London attacks: turning point for US Islamic community

It was all too familiar. Part of me felt a tinge of desperation, a feeling of inevitability. But this time, there was something else - a feeling that we, the American Muslim community, were now ready to take the steps we should have taken long ago.

Where we had slowly become desensitized by the endless reports of slaughter in Iraq, 7/7 came unexpectedly, forcing our community to finally confront an uneasy reality. On that day, something clicked inside me and so many other Muslims who, in focusing primarily on the threat to Muslim civil liberties, had not paid enough attention to the threat of religious extremism in our own communities.

July 7 will haunt us for the foreseeable future - as it should. As American Muslims, we had seen terrorism as something uniquely foreign - relevant, but remote. But the London attacks were a frightening reminder that if anti-American anger and jihadist sentiment were left unaddressed in our communities, the consequences would be devastating. Too often, in the face of nearly daily terror attacks abroad, American Muslims had wiggled and equivocated. Past condemnations of terrorist attacks have been sincere, no doubt, but they've sometimes had the appearance of being forced. This time around the response from the national Islamic organizations has been more forceful and resolute but that, alone, isn't enough.

First, the July 7 bombings reaffirmed what already should have been obvious - Islam has been hijacked by a band of murderers. It's imperative that Muslims, instead of waiting for others to remedy the situation, offer a stronger, more systematic response to terrorism. Mosque leaders must begin by instituting a policy of zero-tolerance for terrorism. In practice, this means that anyone caught advocating violence against the US government or its citizens should be, first, expelled from mosque grounds, and then reported to the appropriate authorities.

Second, national Islamic organizations and local mosques must do more to encourage political integration of young American Muslims. Most Muslims will continue to oppose the Bush administration's policies abroad, especially its unbalanced approach to the Palestinian conflict and its continued support for various Arab and Muslim autocracies. Yet, at the same time, an effort should be made to convince young, easily impressionable Muslims that the key to change lies not in a return to some idealized notion of an Islamic state, but rather in a pragmatic, nuanced approach to involvement in the American political process.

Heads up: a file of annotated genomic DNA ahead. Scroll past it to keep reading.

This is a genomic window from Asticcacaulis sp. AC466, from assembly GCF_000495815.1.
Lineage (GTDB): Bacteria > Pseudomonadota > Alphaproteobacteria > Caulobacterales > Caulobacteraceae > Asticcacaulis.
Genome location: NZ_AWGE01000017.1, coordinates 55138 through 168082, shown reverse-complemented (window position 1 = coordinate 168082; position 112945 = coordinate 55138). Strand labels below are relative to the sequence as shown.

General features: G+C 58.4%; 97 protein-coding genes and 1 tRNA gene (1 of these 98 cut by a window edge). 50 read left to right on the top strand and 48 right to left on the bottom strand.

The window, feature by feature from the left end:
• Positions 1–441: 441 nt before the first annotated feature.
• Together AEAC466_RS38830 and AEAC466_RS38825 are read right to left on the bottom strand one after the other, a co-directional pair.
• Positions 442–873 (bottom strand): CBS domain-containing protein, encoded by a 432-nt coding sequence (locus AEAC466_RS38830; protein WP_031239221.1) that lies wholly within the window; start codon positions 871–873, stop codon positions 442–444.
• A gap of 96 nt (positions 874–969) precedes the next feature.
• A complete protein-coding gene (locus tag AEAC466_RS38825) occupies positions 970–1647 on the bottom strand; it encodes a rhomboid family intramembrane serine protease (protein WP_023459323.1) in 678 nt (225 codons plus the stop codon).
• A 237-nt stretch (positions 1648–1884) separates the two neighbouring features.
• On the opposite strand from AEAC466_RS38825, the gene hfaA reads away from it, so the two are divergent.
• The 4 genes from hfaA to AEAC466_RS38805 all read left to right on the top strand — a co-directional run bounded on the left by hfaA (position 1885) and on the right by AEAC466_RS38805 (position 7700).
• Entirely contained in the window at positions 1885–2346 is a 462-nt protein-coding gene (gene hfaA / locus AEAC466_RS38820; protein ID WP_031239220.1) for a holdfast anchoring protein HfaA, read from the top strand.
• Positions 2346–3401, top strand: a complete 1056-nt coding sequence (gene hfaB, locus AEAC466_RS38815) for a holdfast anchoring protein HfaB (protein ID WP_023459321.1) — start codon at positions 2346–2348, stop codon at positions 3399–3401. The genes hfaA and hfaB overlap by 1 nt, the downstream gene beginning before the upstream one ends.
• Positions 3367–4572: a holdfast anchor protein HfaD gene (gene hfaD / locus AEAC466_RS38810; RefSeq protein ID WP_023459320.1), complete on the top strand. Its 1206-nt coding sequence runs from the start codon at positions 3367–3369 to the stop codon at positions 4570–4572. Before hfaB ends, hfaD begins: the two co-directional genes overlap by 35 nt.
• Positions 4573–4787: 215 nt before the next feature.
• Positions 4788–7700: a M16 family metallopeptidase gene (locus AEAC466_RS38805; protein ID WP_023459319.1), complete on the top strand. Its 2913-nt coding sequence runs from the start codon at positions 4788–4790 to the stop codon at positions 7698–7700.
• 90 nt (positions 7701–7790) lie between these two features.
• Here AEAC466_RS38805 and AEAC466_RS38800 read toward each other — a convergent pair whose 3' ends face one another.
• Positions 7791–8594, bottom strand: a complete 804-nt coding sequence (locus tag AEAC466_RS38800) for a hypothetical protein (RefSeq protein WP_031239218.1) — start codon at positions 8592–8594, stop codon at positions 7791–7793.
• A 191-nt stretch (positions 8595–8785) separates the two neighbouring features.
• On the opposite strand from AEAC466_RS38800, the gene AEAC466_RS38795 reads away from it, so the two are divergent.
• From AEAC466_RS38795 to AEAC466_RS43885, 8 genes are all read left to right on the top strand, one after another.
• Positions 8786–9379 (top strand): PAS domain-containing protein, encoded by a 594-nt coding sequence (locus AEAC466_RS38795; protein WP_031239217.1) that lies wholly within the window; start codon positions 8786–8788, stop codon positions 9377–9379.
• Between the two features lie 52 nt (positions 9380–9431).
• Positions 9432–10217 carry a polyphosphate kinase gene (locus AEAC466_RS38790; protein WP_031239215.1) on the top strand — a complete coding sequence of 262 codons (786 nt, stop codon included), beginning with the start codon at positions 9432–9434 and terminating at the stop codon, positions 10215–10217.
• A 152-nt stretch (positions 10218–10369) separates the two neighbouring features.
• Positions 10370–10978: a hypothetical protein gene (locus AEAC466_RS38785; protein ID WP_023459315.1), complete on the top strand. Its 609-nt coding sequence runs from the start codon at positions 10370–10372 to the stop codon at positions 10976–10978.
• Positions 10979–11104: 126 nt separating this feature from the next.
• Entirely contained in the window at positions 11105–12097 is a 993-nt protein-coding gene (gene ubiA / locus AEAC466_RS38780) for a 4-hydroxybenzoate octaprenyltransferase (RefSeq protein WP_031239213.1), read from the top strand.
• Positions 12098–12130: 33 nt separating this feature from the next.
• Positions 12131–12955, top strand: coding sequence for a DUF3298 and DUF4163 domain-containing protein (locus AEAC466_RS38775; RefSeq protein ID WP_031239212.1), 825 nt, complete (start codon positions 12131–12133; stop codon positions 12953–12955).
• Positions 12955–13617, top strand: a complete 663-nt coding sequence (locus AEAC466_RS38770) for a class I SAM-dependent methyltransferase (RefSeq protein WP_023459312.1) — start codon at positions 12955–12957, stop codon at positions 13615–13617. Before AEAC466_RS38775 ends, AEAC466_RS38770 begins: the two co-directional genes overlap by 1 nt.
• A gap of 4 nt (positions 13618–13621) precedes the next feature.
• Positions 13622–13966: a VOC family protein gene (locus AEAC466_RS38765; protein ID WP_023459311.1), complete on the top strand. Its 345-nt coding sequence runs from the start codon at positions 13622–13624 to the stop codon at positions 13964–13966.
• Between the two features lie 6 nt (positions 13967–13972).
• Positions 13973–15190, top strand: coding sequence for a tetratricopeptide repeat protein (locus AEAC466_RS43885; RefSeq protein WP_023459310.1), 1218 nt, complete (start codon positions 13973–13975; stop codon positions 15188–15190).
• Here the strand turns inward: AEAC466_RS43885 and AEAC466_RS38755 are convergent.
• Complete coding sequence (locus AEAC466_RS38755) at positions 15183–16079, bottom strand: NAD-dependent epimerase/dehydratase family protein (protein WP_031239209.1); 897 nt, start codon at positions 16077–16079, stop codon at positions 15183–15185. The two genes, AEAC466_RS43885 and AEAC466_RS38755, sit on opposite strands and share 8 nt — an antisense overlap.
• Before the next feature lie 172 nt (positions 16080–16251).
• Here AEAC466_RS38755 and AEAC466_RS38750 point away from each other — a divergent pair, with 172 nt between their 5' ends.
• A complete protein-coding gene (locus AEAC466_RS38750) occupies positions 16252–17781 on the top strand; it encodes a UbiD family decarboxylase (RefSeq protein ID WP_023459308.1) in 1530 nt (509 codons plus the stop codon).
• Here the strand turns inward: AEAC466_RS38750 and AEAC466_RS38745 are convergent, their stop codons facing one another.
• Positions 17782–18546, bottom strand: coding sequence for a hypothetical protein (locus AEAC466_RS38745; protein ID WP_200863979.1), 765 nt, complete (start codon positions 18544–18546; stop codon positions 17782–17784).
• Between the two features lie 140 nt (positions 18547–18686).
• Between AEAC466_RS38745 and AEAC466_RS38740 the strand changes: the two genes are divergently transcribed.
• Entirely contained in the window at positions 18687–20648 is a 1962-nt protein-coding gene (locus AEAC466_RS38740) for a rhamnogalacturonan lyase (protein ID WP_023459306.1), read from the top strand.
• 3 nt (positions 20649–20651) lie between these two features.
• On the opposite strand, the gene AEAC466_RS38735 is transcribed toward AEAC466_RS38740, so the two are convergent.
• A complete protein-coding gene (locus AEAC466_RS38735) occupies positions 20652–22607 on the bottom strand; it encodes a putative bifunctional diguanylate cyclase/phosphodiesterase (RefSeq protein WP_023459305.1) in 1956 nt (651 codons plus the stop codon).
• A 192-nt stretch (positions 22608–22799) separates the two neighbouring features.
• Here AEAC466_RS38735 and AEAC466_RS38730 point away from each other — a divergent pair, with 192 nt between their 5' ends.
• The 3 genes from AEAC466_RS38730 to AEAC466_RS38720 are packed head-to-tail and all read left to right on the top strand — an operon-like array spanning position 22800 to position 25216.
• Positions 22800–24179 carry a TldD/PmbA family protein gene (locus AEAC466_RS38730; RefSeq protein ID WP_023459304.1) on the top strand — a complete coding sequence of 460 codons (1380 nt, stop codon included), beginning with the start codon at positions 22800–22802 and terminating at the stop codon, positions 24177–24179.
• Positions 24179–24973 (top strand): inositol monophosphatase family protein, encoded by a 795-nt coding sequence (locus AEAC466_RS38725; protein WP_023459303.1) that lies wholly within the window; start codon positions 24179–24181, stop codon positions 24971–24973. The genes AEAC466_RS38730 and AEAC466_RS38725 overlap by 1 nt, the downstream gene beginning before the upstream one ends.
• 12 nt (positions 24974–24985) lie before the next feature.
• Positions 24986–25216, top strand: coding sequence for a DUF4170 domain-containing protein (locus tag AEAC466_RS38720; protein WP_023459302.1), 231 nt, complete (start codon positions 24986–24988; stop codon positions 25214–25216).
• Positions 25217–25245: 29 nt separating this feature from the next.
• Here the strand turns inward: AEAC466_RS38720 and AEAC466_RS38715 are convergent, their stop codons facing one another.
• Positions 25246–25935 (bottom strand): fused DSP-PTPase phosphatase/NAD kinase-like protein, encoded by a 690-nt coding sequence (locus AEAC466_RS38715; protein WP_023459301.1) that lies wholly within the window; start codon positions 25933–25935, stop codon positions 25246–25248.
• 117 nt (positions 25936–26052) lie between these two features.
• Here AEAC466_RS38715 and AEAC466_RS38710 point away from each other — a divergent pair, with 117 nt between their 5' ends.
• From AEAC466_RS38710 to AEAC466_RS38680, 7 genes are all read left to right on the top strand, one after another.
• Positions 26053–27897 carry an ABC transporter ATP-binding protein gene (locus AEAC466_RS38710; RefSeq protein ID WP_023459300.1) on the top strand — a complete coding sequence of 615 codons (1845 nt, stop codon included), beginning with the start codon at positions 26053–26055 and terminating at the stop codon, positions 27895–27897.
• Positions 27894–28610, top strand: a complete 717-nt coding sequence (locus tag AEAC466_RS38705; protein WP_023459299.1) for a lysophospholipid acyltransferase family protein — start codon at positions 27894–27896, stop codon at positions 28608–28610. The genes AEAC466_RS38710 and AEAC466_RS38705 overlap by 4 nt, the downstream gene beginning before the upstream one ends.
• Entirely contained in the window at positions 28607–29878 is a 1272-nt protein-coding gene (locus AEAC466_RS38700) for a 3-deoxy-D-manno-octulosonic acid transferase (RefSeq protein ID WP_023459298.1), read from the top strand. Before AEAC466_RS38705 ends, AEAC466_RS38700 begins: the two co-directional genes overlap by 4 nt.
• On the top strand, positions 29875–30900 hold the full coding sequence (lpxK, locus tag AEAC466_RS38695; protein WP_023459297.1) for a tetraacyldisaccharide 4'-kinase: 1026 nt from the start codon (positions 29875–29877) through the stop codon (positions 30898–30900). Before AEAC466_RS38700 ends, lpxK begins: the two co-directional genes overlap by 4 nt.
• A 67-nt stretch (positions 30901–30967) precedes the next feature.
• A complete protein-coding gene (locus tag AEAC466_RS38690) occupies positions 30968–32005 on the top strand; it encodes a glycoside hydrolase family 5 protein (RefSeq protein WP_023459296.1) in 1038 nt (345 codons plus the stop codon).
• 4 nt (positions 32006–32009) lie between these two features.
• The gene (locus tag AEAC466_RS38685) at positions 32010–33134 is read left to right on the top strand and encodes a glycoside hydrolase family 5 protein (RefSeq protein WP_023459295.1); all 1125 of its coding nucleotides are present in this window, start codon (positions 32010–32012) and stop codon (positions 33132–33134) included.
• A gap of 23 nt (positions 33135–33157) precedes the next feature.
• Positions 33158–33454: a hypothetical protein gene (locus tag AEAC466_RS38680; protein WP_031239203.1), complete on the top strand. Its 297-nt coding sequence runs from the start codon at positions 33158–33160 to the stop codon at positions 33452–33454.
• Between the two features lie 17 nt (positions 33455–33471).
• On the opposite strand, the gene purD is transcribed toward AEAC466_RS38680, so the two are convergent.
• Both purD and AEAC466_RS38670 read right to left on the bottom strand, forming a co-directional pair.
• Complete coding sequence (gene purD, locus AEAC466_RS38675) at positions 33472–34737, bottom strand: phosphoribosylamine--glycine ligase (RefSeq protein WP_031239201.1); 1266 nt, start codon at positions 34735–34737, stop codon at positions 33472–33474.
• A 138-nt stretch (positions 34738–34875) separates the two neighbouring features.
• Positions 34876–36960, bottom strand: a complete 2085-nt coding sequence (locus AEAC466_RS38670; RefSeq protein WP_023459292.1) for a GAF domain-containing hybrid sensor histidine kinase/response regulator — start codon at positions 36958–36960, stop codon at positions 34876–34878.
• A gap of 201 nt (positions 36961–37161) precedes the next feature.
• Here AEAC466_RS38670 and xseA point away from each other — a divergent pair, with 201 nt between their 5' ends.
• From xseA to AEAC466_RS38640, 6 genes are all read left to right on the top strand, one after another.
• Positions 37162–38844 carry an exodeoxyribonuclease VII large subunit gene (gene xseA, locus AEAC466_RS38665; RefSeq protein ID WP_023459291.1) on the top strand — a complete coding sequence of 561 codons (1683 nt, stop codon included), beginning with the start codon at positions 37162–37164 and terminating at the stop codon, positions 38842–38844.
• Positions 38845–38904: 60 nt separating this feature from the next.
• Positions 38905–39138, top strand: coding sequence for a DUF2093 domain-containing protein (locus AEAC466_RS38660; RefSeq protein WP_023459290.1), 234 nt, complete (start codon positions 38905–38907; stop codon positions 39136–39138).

Finally, Muslims must rediscover their religion's deep respect for the sanctity of human life - whether the lives in question are British, Iraqi, or Israeli. The Muslim community's inability or unwillingness to speak out against suicide bombing in Israel is reflective of the moral depths to which we've so tragically sunk. Some things in life are morally ambiguous. The killing of Israelis in cafes and pizzerias, however, is not one of them. When we argue that the immorality or illegality of suicide bombing is contingent upon political considerations, we're on a dangerously slippery slope.

If these steps are taken, the preachers of hate will find it harder to gain support in the Muslim community.

Ultimately, American Muslims aren't walking time bombs or potential fifth columns. To see it that way is to misunderstand the nature of the struggle ahead of us. Rather, Muslims here should be seen as one of the best weapons against terrorism. With their diversity and knowledge of Arabic, Farsi, and Urdu, they're an untapped resource. As the US wages not only a war on terror but a war of ideas, American Muslims can do much to strengthen public diplomacy efforts in the Arab world that, so far, leave much to be desired.

The war on terror is a generational battle, and American Muslims, whether they like it or not, will be on the front lines. Muslims have tired of their religion being defined by extremists. I remember, last year, the reaction to the detention of Ali al-Timimi, a US-born "Islamic scholar" who was charged with exhorting followers to take up arms for the Taliban. Although few American Muslims sympathized with such sentiments, many defended his right to express his views, however extreme they might have been. (Mr. Timimi's words got him a life sentence in prison this month for his conviction on treason-related charges of soliciting followers to join the Taliban and fight the US.) But freedom of speech is not and cannot be absolute.

In the wake of the London bombings, there is a growing realization in the Muslim community that the intolerance by some of its own can no longer be tolerated.

In these most dangerous of times, the margin for error is small. And considering how small it is, American Muslims now have a unique opportunity to play a greater, more central role in the continuing struggle against those who brandish the name of Islam so selfishly in the service of terror.

Shadi Hamid just returned from Amman, Jordan, where he was a Fulbright fellow researching Islamist participation in the democratic process.

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